- Jessica Lord
- github, open source, git-it, reporobot
A little over a year ago I volunteered to lead a community event at GitHub with the goal of helping new users make their first pull request. At GitHub we think a lot about how people learn to use Git/GitHub and as a stil-new-ish person in web development I think a lot too about how I can share what I've learned in a way that is meaningful to someone else starting out. I was excited about the challenge.
We called it Patchwork because each of us in open source contributes pieces to something bigger, quite literally and metaphorically we make quilts. Props to Kelsey on this element.
@reporobot's quilt of patches
Fresh off the heels of NodeConf 2013 and the first nodeschool.io workshops, I decided to make a Git based workshop and thus Git-it was born. But I couldn't teach people how to use GitHub without someone to collaborate with—and I couldn't feasibly review and merge each and every pull request that came in—so @reporobot was born. As of writing he's helped 1493 people on Git-it!
photo by @muanchoiu
So it was that a year ago we held the first Patchwork at GitHub's office in SF. It was nerve wracking for me (@reporobot was my first server!) but it went well, whew! We then had 14 more over the course of the 2014. GitHubbers hosted them where they were and we held Patchworks in London, Edinburgh, Nashville, Chicago, Columbus, Atlanta, New York City, Phoenix, Taipei, Tokyo and Boulder. Over 700 attendees!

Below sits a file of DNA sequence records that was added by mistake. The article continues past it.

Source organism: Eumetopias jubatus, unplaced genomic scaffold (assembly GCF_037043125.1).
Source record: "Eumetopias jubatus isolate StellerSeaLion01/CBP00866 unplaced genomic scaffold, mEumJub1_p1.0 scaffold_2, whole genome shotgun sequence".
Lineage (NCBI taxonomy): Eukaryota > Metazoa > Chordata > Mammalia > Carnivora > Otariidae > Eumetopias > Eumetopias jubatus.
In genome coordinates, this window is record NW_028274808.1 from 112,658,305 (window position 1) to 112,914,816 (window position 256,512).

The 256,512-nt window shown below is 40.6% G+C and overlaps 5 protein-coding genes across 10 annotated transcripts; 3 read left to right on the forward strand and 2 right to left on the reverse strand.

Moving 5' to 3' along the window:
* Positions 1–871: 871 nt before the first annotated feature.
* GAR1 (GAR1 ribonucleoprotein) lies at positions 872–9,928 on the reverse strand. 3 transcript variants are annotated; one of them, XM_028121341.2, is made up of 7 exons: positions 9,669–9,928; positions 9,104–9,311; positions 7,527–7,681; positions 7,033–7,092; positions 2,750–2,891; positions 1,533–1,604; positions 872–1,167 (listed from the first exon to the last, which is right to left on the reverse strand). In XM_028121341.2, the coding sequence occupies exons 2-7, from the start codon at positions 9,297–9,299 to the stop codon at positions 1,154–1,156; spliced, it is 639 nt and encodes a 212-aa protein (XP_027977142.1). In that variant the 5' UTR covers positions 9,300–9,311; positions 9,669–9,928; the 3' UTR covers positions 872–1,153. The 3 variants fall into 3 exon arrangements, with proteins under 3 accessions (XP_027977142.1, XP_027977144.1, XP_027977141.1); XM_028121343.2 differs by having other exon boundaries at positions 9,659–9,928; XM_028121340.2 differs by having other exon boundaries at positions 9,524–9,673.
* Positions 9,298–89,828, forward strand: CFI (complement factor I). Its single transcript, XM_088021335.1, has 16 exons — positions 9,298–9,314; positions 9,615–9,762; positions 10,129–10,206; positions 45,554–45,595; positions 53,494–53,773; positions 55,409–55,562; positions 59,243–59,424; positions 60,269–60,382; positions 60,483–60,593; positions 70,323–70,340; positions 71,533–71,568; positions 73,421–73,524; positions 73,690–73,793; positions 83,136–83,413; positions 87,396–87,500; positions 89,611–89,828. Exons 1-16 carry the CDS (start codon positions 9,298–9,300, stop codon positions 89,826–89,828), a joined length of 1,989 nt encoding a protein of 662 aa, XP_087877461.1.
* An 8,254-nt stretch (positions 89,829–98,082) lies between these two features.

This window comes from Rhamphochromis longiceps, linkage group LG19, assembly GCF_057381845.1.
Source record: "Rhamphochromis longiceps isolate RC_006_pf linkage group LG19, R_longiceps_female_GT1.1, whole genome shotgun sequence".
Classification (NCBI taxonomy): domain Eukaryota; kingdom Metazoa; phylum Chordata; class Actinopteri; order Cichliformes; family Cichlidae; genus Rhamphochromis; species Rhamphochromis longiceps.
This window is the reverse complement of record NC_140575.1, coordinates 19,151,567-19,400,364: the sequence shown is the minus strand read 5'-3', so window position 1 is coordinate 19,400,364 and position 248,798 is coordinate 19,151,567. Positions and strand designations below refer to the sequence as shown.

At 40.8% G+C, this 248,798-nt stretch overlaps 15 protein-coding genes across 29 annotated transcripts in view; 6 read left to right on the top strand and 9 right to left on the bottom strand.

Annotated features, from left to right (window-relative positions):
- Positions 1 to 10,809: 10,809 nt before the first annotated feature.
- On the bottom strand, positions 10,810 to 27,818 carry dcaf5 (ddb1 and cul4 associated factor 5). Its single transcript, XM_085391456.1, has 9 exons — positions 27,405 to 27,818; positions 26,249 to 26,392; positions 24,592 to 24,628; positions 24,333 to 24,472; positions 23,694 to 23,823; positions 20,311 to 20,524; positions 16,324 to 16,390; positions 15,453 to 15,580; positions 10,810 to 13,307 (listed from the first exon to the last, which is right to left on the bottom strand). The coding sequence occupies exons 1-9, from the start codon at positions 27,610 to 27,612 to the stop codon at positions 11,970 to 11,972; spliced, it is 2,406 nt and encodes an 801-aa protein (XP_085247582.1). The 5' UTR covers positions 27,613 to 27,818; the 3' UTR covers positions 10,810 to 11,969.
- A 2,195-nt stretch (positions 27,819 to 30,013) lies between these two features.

We learned and iterated on the events. We used Git-it for some and then went web-based and command-line-free using the Hello-World Guide. Many props on content here to Chrissie who works with more GitHub users than probably anyone.
We added talks. An introduction from a GitHubber on their first pull request and how they got involved with open source—dispel any ideas that developers were born developers. We all started somewhere. A closing talk from a local open source developer to introduce projects and real world open source practices.
I'm really proud of Patchwork. It's a simple event for sharing skills and giving back. Locals volunteered their time to come out and mentor attendees, to sit down and talk about branching like someone once did with them, and I am ever so grateful to all of you! Equally thankful to all the GitHubbers who attended, hosted and helped pull these off.
Patchwork keep going 2015 and be even better with full time dedication, so keep an eye out! I'll step back and cheer it on and continue in my spare time to maintain Git-it and @reporobot. More on that soon!